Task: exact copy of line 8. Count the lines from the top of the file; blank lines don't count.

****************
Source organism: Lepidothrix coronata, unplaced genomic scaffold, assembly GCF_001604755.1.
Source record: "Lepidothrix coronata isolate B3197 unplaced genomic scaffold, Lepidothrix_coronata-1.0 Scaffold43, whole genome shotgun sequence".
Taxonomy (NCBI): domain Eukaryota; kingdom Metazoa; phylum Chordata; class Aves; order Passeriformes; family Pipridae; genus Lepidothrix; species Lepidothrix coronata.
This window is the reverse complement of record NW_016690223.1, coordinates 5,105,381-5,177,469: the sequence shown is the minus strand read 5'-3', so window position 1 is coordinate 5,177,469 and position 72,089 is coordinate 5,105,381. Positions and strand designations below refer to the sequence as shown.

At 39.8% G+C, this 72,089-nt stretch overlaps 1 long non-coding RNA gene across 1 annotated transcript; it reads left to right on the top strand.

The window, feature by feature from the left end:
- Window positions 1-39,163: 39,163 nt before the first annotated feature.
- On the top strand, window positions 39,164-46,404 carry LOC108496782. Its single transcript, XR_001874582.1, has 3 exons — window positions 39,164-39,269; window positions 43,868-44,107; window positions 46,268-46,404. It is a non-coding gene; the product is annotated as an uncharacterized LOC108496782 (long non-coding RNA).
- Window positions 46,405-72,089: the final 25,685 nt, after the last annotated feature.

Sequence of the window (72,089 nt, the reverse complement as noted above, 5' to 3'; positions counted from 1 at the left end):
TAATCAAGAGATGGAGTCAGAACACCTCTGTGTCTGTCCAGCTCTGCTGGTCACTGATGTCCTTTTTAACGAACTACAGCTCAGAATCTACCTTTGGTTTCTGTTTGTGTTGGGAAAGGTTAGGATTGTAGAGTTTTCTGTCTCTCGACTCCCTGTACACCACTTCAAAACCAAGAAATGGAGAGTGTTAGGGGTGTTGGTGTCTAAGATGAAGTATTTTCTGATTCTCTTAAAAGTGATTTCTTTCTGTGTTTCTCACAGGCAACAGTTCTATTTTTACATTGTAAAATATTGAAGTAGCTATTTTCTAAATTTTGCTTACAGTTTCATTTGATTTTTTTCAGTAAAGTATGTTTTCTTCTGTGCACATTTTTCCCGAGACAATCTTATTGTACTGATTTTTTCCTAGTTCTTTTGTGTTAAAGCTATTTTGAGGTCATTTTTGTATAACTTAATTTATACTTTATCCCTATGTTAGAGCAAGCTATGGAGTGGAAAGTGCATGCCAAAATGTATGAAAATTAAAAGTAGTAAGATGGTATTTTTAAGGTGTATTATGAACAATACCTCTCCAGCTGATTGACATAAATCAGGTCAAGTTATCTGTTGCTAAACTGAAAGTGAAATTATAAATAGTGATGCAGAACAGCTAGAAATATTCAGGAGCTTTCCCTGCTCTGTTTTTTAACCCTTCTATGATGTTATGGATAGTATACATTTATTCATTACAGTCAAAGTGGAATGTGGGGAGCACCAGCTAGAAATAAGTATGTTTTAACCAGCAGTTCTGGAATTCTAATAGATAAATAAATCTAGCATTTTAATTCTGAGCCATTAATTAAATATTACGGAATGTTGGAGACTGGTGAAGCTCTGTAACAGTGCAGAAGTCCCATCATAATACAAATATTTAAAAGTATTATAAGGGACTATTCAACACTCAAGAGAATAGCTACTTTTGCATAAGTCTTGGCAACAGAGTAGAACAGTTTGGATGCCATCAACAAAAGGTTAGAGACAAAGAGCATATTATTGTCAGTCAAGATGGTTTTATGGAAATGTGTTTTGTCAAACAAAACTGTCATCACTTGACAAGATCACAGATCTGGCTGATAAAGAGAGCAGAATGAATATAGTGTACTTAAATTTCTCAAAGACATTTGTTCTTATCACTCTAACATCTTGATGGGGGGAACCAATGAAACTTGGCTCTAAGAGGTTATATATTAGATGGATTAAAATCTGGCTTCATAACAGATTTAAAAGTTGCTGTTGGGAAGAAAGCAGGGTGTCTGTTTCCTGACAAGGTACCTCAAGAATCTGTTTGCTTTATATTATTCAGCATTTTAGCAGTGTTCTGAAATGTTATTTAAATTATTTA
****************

- On the top strand, window positions 39,164-46,404 carry LOC108496782. Its single transcript, XR_001874582.1, has 3 exons — window positions 39,164-39,269; window positions 43,868-44,107; window positions 46,268-46,404. It is a non-coding gene; the product is annotated as an uncharacterized LOC108496782 (long non-coding RNA).